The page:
The fuel was dispemsed with and converted to kerosene, like the gas turbines. Made everything easier to manage and maintain, albeit more costly for the fuel.

As for modern diesel freight train locos, not much smoke from them, just hot air out the exhaust. Not like the claggy smoke from older locos of the BR era. ( Mind you, no low sulphur fuel or very high pressure fuel injection back then.)

CP, thanks for the clarification of the different sulphur levels found in the Ribena coloured motion lotion.

Philip R
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Countrypaul
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« Reply #20 on: March 26, 2020, 05:56:16 PM »

Red Diesel had lots of names including: 35sec heating oil, farm oil, gas-oil, agricultural diesel, Off road diesel, tractor diesel - it probably even varies region to region (my view), but comes down to almost the same thing (D2 or EN590).

I thought the larger ships used Bunker oil (it probably has multiple names too) that needed heating to 70C+ before it could be used properly.

My understanding is that most CI engines need to run at some load to work efficiently, even diesel generators if left running without load coke up, and taxi's that are left to idle for long periods suffer also. The thicker the oil the more prone to carbon build up the engine is, so those using veg oil for example suffer more than those using Biodiesel.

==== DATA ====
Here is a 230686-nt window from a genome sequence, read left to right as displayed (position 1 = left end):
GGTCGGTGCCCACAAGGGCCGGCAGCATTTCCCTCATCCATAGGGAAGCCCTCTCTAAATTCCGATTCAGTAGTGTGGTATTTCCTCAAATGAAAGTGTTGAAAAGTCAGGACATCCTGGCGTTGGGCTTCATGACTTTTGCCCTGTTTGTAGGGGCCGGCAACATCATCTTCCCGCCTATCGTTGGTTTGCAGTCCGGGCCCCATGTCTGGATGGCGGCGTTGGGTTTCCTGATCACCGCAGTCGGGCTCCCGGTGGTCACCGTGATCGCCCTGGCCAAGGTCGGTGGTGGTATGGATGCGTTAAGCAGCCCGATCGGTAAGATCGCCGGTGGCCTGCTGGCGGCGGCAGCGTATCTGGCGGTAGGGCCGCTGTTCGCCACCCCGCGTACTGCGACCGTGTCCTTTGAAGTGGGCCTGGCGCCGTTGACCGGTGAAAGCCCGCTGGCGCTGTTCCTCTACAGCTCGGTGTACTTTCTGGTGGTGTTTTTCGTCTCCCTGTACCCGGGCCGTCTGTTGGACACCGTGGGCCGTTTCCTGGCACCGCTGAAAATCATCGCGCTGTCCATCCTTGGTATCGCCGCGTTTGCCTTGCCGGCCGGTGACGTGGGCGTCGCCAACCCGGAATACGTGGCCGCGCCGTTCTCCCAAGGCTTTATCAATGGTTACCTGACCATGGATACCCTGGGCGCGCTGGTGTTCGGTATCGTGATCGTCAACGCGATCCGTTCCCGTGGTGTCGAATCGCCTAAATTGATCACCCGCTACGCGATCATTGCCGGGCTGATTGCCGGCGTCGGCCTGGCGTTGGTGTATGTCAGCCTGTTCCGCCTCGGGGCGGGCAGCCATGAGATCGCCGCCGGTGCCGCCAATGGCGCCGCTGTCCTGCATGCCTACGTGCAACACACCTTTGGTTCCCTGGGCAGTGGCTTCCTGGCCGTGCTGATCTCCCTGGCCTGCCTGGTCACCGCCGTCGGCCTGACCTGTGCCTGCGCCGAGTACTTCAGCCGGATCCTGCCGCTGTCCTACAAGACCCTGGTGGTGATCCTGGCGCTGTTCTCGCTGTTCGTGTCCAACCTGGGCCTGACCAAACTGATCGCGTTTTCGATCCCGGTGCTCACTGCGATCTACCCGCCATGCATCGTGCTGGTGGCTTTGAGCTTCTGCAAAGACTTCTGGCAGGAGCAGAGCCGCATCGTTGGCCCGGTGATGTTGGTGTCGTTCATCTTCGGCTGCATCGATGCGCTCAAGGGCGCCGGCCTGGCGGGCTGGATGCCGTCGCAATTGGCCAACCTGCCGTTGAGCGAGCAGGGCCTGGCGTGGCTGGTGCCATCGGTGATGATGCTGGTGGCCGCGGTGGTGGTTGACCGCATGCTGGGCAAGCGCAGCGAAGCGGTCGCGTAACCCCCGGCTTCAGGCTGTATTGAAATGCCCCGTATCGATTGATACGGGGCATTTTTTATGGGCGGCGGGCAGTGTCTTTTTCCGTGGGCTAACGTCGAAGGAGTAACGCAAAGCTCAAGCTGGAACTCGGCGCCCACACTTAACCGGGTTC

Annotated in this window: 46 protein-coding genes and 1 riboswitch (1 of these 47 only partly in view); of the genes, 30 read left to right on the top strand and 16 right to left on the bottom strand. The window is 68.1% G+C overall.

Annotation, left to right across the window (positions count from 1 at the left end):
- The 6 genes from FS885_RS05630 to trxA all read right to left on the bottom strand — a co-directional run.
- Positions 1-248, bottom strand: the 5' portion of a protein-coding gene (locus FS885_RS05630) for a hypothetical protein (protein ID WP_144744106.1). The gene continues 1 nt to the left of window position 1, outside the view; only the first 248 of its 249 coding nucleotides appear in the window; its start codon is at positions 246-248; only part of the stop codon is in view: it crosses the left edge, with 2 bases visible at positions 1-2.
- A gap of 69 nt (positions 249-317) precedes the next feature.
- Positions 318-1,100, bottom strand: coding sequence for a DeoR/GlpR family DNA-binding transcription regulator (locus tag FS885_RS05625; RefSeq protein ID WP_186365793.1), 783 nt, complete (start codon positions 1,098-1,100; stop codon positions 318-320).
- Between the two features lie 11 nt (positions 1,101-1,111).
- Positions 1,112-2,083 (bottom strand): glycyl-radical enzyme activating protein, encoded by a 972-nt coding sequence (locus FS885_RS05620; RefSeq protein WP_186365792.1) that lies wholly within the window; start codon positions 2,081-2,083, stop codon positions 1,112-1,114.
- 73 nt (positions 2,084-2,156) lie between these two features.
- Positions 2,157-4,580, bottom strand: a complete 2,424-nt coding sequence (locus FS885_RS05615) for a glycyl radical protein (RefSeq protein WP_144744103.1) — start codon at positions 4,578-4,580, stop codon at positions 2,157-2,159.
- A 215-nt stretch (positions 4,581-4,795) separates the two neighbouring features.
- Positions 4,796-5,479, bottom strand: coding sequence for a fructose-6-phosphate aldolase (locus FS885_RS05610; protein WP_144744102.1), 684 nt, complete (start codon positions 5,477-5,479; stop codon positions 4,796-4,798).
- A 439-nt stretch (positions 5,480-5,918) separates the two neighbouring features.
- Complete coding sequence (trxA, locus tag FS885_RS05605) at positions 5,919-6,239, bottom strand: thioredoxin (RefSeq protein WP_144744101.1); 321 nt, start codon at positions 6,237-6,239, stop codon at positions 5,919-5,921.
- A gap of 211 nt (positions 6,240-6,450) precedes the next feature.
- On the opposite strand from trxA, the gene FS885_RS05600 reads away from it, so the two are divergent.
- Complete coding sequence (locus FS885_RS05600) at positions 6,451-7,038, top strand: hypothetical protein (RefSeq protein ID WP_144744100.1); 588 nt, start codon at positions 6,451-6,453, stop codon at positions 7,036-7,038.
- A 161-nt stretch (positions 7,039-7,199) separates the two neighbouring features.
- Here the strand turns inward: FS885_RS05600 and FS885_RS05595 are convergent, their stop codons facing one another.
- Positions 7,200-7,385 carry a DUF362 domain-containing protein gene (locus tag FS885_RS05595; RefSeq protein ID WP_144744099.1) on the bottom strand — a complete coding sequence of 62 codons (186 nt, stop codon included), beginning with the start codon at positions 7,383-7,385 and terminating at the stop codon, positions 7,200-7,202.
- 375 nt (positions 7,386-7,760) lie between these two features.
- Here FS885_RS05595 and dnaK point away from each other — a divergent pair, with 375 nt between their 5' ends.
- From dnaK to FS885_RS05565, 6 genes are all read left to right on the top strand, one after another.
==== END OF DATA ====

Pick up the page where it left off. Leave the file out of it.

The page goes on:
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Philip R
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« Reply #21 on: March 26, 2020, 06:05:00 PM »

New rules from the international maritime organisation have come in this year. To reduce sulphur content of fuel oil for shipping. Hence big demand for lower sulphur fuel oil.
Apparantly one of the crudes from the UK north sea is used directly in some large ship engines because the crude is quite clean, low sulphur content  and does not need refinining for this duty.

Philip R